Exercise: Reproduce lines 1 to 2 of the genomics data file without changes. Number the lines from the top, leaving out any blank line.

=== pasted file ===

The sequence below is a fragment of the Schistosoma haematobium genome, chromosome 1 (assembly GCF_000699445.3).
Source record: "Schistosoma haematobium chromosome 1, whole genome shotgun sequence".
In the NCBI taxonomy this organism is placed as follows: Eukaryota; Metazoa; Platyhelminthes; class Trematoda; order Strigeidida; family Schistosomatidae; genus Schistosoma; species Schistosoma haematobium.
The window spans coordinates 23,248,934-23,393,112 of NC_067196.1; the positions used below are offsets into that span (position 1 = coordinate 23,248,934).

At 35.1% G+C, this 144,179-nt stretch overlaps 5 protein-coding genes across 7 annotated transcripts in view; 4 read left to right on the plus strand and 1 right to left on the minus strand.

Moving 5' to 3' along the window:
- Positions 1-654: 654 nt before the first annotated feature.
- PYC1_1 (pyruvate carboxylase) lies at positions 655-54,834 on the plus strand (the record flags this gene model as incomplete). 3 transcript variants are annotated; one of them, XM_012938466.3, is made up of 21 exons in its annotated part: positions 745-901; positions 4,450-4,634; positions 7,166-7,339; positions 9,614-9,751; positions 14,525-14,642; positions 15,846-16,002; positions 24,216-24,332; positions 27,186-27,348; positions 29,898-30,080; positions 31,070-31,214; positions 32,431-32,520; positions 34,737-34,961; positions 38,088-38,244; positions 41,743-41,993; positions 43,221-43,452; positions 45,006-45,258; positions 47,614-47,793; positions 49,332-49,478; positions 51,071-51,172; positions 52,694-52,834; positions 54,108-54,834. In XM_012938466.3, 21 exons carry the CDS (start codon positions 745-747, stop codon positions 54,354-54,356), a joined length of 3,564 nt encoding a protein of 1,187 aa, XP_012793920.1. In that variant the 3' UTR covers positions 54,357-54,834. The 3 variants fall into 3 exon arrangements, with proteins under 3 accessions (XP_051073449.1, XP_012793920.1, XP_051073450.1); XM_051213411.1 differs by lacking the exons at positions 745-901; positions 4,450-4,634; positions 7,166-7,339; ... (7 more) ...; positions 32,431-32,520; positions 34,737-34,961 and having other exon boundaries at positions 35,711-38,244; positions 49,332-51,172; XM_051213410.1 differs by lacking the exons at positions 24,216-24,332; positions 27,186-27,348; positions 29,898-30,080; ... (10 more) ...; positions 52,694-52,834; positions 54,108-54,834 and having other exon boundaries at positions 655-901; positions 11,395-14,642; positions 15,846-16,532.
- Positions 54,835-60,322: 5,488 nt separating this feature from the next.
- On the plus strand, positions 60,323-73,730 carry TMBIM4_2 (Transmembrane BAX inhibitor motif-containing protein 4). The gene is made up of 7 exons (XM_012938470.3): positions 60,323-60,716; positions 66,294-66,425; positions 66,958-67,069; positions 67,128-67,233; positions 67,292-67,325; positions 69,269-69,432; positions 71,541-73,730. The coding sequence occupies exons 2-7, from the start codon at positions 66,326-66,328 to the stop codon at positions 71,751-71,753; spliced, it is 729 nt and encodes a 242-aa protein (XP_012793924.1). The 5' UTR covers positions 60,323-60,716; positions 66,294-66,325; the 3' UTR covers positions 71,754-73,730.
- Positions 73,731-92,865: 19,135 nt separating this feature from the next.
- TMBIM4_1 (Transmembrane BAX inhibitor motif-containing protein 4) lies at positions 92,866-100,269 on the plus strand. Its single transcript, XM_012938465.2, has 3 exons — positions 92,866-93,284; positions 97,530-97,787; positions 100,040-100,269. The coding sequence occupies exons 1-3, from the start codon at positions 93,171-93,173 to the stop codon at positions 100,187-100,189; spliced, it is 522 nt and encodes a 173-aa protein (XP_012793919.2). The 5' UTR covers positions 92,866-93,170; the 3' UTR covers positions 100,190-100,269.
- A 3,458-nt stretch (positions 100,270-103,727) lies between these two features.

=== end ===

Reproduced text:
The sequence below is a fragment of the Schistosoma haematobium genome, chromosome 1 (assembly GCF_000699445.3).
Source record: "Schistosoma haematobium chromosome 1, whole genome shotgun sequence".